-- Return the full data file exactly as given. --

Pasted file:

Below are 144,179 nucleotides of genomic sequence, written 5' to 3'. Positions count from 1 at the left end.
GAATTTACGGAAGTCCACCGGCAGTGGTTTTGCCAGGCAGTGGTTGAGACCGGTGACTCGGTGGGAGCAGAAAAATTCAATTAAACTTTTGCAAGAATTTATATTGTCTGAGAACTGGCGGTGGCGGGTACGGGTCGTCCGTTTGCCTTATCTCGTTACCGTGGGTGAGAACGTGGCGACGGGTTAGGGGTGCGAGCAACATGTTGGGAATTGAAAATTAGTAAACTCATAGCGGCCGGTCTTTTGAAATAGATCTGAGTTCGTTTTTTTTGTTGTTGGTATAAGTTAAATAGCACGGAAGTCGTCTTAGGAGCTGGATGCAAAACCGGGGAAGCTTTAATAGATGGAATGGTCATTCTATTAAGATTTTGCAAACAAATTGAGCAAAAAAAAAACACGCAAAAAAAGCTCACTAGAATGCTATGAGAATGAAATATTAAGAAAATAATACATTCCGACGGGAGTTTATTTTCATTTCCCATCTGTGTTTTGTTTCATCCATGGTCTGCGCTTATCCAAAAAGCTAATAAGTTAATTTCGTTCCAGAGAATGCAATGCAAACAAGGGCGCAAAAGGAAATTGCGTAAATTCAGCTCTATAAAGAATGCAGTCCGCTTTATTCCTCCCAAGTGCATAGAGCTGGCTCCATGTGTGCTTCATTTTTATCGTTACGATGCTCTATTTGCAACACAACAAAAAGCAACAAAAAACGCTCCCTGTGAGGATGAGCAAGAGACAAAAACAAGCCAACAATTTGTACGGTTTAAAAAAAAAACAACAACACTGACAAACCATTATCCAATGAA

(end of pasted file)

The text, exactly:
Below are 144,179 nucleotides of genomic sequence, written 5' to 3'. Positions count from 1 at the left end.
GAATTTACGGAAGTCCACCGGCAGTGGTTTTGCCAGGCAGTGGTTGAGACCGGTGACTCGGTGGGAGCAGAAAAATTCAATTAAACTTTTGCAAGAATTTATATTGTCTGAGAACTGGCGGTGGCGGGTACGGGTCGTCCGTTTGCCTTATCTCGTTACCGTGGGTGAGAACGTGGCGACGGGTTAGGGGTGCGAGCAACATGTTGGGAATTGAAAATTAGTAAACTCATAGCGGCCGGTCTTTTGAAATAGATCTGAGTTCGTTTTTTTTGTTGTTGGTATAAGTTAAATAGCACGGAAGTCGTCTTAGGAGCTGGATGCAAAACCGGGGAAGCTTTAATAGATGGAATGGTCATTCTATTAAGATTTTGCAAACAAATTGAGCAAAAAAAAAACACGCAAAAAAAGCTCACTAGAATGCTATGAGAATGAAATATTAAGAAAATAATACATTCCGACGGGAGTTTATTTTCATTTCCCATCTGTGTTTTGTTTCATCCATGGTCTGCGCTTATCCAAAAAGCTAATAAGTTAATTTCGTTCCAGAGAATGCAATGCAAACAAGGGCGCAAAAGGAAATTGCGTAAATTCAGCTCTATAAAGAATGCAGTCCGCTTTATTCCTCCCAAGTGCATAGAGCTGGCTCCATGTGTGCTTCATTTTTATCGTTACGATGCTCTATTTGCAACACAACAAAAAGCAACAAAAAACGCTCCCTGTGAGGATGAGCAAGAGACAAAAACAAGCCAACAATTTGTACGGTTTAAAAAAAAAACAACAACACTGACAAACCATTATCCAATGAA